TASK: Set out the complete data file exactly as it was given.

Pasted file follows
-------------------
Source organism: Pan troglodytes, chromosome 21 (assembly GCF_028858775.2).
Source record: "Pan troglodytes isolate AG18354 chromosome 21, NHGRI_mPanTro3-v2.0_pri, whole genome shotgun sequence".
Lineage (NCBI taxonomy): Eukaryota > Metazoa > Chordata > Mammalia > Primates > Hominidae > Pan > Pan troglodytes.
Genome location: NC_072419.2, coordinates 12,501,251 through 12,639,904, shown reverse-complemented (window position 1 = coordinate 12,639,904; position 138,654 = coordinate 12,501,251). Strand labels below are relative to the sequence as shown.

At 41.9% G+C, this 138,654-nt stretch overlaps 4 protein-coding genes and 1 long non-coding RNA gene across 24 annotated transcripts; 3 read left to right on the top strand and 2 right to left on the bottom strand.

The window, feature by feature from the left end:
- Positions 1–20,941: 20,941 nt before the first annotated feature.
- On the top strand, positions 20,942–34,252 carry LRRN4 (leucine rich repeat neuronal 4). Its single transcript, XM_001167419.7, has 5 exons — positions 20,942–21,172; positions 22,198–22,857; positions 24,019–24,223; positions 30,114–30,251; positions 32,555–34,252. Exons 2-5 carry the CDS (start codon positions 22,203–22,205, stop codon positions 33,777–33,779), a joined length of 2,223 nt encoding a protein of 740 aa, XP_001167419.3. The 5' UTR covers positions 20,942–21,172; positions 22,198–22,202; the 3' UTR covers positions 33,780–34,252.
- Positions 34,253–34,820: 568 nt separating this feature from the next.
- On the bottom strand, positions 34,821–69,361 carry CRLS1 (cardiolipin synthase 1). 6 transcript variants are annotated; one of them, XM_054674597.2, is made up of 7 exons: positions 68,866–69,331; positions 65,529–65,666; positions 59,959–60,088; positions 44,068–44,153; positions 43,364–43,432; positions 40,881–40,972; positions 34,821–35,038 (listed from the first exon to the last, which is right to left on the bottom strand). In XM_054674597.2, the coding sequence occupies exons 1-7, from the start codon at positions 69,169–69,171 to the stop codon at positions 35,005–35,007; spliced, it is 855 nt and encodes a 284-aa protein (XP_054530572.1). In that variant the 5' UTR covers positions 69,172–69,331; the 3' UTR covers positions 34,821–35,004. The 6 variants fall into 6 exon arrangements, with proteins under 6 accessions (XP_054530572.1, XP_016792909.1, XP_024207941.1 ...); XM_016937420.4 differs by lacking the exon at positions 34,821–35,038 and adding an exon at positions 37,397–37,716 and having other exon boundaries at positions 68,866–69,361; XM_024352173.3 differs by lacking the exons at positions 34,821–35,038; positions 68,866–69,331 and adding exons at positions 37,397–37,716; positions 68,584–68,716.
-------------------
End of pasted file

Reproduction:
Source organism: Pan troglodytes, chromosome 21 (assembly GCF_028858775.2).
Source record: "Pan troglodytes isolate AG18354 chromosome 21, NHGRI_mPanTro3-v2.0_pri, whole genome shotgun sequence".
Lineage (NCBI taxonomy): Eukaryota > Metazoa > Chordata > Mammalia > Primates > Hominidae > Pan > Pan troglodytes.
Genome location: NC_072419.2, coordinates 12,501,251 through 12,639,904, shown reverse-complemented (window position 1 = coordinate 12,639,904; position 138,654 = coordinate 12,501,251). Strand labels below are relative to the sequence as shown.

At 41.9% G+C, this 138,654-nt stretch overlaps 4 protein-coding genes and 1 long non-coding RNA gene across 24 annotated transcripts; 3 read left to right on the top strand and 2 right to left on the bottom strand.

The window, feature by feature from the left end:
- Positions 1–20,941: 20,941 nt before the first annotated feature.
- On the top strand, positions 20,942–34,252 carry LRRN4 (leucine rich repeat neuronal 4). Its single transcript, XM_001167419.7, has 5 exons — positions 20,942–21,172; positions 22,198–22,857; positions 24,019–24,223; positions 30,114–30,251; positions 32,555–34,252. Exons 2-5 carry the CDS (start codon positions 22,203–22,205, stop codon positions 33,777–33,779), a joined length of 2,223 nt encoding a protein of 740 aa, XP_001167419.3. The 5' UTR covers positions 20,942–21,172; positions 22,198–22,202; the 3' UTR covers positions 33,780–34,252.
- Positions 34,253–34,820: 568 nt separating this feature from the next.
- On the bottom strand, positions 34,821–69,361 carry CRLS1 (cardiolipin synthase 1). 6 transcript variants are annotated; one of them, XM_054674597.2, is made up of 7 exons: positions 68,866–69,331; positions 65,529–65,666; positions 59,959–60,088; positions 44,068–44,153; positions 43,364–43,432; positions 40,881–40,972; positions 34,821–35,038 (listed from the first exon to the last, which is right to left on the bottom strand). In XM_054674597.2, the coding sequence occupies exons 1-7, from the start codon at positions 69,169–69,171 to the stop codon at positions 35,005–35,007; spliced, it is 855 nt and encodes a 284-aa protein (XP_054530572.1). In that variant the 5' UTR covers positions 69,172–69,331; the 3' UTR covers positions 34,821–35,004. The 6 variants fall into 6 exon arrangements, with proteins under 6 accessions (XP_054530572.1, XP_016792909.1, XP_024207941.1 ...); XM_016937420.4 differs by lacking the exon at positions 34,821–35,038 and adding an exon at positions 37,397–37,716 and having other exon boundaries at positions 68,866–69,361; XM_024352173.3 differs by lacking the exons at positions 34,821–35,038; positions 68,866–69,331 and adding exons at positions 37,397–37,716; positions 68,584–68,716.